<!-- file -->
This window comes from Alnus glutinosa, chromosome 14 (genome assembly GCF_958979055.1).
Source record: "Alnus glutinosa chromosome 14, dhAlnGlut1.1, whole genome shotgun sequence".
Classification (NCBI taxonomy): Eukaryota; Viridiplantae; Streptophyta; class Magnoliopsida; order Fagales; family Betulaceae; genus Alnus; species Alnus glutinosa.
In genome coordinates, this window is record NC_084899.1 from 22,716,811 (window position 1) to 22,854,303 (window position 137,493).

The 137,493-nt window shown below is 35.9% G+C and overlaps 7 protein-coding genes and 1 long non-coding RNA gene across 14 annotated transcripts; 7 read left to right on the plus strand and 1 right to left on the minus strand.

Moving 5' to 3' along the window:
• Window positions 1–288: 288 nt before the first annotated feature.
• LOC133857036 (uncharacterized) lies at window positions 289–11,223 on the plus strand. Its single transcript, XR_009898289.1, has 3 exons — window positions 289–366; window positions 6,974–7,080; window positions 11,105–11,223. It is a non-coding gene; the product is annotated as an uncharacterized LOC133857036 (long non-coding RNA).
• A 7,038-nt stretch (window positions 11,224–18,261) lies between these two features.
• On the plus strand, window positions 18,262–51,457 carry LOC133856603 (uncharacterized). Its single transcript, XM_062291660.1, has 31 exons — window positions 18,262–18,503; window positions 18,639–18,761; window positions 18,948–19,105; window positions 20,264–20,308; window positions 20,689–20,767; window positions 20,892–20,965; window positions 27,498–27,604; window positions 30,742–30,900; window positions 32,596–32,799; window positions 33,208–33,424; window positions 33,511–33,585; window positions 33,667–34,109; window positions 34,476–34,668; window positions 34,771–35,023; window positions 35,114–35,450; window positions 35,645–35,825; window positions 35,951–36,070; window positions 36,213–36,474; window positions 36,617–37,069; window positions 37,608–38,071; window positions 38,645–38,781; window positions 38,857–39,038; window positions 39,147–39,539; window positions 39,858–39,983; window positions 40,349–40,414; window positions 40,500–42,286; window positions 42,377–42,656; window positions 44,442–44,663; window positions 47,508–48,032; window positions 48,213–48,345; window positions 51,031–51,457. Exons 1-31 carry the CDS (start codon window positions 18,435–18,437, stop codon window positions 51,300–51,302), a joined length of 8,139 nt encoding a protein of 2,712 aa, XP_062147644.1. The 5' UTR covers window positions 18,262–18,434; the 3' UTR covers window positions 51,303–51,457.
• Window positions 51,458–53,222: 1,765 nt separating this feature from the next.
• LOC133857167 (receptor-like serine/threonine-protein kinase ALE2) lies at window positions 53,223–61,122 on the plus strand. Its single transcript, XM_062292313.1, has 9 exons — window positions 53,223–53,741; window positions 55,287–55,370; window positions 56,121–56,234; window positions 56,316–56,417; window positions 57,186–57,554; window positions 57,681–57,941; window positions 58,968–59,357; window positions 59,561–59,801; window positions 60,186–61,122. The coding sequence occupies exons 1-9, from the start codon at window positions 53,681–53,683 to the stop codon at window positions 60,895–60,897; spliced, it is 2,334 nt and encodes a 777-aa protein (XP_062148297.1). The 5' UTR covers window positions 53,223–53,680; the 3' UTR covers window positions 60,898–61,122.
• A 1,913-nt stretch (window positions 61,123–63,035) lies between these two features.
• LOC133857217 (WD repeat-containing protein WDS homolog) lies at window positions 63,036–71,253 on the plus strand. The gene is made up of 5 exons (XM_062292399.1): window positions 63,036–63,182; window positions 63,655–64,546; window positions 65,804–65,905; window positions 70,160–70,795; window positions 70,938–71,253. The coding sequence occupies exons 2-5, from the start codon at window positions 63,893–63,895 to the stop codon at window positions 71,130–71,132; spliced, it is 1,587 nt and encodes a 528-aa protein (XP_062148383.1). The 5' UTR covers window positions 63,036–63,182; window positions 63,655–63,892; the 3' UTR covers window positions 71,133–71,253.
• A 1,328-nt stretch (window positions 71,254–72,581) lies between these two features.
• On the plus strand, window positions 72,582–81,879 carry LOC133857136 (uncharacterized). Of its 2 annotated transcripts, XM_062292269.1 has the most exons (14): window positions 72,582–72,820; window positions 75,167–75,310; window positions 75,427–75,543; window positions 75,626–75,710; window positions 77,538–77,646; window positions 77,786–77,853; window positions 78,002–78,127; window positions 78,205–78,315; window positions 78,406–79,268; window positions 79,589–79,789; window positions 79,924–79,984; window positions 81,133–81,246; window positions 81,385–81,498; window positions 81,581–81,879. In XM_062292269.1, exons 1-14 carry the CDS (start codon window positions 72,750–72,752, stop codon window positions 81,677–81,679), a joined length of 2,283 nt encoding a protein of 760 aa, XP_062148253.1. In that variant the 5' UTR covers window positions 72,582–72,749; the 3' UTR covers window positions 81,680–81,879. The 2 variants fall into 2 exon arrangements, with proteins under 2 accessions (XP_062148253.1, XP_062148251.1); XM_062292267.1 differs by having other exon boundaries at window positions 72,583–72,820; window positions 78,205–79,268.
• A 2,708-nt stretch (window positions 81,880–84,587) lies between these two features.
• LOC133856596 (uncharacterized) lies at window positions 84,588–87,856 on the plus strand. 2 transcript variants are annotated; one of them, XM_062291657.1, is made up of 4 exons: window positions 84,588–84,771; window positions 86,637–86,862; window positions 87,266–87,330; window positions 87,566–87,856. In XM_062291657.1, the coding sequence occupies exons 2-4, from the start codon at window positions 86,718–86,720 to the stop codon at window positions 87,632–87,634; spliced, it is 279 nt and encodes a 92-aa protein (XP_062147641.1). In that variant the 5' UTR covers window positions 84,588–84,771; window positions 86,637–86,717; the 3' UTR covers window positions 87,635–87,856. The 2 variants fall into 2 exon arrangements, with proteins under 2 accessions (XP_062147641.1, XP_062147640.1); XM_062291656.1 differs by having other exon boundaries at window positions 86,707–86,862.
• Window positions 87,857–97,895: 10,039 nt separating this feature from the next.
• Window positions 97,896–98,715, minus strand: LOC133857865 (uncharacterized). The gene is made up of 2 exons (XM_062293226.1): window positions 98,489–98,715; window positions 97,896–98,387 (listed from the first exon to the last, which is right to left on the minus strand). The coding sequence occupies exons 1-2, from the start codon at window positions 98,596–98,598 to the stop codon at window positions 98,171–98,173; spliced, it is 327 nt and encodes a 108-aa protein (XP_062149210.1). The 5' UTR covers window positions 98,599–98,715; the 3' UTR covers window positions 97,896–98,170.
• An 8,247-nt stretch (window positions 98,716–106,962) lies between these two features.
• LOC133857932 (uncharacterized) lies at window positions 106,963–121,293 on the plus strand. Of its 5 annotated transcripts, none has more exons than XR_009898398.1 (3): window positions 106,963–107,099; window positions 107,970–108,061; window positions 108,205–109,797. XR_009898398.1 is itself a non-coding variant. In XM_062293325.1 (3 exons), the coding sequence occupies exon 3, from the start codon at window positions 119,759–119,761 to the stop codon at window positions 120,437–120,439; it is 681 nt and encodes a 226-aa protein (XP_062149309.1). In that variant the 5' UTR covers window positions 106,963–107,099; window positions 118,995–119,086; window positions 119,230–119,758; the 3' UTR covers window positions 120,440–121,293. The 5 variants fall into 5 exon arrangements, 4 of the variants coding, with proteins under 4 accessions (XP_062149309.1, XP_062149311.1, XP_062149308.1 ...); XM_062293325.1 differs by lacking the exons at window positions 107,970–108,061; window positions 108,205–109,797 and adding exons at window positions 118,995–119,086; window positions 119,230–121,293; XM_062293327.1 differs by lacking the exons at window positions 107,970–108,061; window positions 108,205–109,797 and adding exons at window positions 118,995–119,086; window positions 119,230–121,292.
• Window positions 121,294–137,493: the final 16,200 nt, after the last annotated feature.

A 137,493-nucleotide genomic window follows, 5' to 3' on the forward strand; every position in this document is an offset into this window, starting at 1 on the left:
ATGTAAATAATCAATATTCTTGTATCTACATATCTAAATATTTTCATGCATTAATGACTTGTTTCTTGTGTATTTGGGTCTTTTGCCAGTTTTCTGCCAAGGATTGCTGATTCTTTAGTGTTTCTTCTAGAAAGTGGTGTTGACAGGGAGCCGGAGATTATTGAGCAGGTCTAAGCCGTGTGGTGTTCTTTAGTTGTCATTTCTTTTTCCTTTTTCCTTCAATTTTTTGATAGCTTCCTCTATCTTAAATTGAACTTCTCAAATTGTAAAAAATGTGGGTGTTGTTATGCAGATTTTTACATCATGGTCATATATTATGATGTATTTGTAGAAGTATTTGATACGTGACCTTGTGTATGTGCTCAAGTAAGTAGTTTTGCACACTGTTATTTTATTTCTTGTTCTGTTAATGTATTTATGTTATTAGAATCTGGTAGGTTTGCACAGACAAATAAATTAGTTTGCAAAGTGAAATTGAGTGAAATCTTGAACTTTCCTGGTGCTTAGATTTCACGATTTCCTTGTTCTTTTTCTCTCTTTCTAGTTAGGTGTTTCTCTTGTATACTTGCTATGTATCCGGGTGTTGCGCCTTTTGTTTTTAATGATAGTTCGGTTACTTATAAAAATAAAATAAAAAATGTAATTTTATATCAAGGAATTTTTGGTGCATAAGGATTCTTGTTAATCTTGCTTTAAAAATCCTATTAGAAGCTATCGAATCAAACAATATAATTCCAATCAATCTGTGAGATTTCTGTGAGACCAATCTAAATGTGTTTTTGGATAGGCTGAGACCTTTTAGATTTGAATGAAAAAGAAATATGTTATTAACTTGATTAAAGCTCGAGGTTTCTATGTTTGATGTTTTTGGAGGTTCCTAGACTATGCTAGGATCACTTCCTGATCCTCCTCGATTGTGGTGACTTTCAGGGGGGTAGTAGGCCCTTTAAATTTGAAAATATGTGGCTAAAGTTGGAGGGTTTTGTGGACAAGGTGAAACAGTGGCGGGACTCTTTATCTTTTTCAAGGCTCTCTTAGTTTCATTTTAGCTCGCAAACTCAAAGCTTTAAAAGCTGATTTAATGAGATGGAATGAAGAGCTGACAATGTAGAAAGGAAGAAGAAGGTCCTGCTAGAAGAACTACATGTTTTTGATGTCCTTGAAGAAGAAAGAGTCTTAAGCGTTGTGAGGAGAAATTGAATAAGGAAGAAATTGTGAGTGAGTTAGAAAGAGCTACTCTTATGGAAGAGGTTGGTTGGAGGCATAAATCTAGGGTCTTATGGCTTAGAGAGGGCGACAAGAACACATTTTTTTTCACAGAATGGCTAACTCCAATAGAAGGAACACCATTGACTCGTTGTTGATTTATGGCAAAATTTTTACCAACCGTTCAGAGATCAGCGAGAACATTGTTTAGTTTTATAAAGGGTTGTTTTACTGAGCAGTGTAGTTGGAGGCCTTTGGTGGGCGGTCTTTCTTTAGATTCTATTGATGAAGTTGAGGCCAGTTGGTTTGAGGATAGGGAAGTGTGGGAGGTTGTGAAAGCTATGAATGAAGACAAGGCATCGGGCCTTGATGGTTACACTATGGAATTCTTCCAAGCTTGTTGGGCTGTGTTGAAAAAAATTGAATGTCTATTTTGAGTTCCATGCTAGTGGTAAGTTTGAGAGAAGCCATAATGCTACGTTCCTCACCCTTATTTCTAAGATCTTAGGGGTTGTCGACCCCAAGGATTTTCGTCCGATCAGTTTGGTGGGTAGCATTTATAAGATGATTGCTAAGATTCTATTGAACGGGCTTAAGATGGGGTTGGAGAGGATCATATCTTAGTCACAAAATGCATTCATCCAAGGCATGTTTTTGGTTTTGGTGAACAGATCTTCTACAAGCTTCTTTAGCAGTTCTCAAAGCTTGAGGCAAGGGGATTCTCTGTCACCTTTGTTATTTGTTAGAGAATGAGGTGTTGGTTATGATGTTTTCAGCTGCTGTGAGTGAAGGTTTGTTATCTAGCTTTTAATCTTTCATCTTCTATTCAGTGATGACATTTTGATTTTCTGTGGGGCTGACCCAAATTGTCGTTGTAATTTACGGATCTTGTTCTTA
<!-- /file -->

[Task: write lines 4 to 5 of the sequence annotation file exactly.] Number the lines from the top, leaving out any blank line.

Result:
In genome coordinates, this window is record NC_084899.1 from 22,716,811 (window position 1) to 22,854,303 (window position 137,493).

The 137,493-nt window shown below is 35.9% G+C and overlaps 7 protein-coding genes and 1 long non-coding RNA gene across 14 annotated transcripts; 7 read left to right on the plus strand and 1 right to left on the minus strand.